We will often figure out what we want in life, and then convince ourselves that serving God will get there. And if we read this verse out of context that is exactly what it seems to be saying.

So let’s place it in context:

Psalm 37:1-6
Do not fret because of those who are evil or be envious of those who do wrong; for like the grass they will soon wither, like green plants they will soon die away.

Trust in the Lord and do good; dwell in the land and enjoy safe pasture. Take delight in the Lord, and he will give you the desires of your heart. Commit your way to the Lord; trust in him and he will do this: He will make your righteous reward shine like the dawn, your vindication like the noonday sun.

The context of this passage is stated in the very first verse: Do not fret because of those who are evil or be envious of those who do wrong…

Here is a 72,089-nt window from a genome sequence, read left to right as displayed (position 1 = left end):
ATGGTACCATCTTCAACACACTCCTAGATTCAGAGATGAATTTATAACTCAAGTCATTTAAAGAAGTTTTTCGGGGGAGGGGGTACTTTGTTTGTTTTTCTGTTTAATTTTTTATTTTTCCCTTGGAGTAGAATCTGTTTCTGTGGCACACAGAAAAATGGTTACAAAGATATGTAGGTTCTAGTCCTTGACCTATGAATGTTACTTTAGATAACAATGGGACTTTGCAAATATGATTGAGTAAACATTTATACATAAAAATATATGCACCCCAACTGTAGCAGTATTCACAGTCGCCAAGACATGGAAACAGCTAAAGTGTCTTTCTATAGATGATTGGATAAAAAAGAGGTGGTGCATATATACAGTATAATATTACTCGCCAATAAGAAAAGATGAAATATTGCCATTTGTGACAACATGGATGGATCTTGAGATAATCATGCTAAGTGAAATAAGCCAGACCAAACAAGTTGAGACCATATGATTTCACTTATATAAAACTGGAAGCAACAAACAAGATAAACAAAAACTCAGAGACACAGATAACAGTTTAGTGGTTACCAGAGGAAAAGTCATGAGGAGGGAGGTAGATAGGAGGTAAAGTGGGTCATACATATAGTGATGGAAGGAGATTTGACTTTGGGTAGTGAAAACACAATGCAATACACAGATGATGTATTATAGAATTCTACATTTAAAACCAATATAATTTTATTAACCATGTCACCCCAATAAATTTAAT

Every time I do a wedding, I try to encourage the Bride and Groom not to get too worked up over the things that can and will go wrong. Brides, especially, are worried about the bad things that will happen. In fact, these will be the things they remember and it is best to believe, years down the road, they will see the humor in these things…because of the way our brains function, though, we are able to remember the fearful and the bad things much more clearly than the good things. This was great for our ancestors…they needed to be very clear about the things to be afraid of or they wouldn’t survive.

The problem with this is we can become overwhelmed by the bad things that happen in our lives. The deaths, the painful times, the struggles. On New Year’s day I saw countless posts that began with something like: “2014 has been a tough year…”

It is hard to get through some of the painful things we experience to at least a place where we can breath and survive.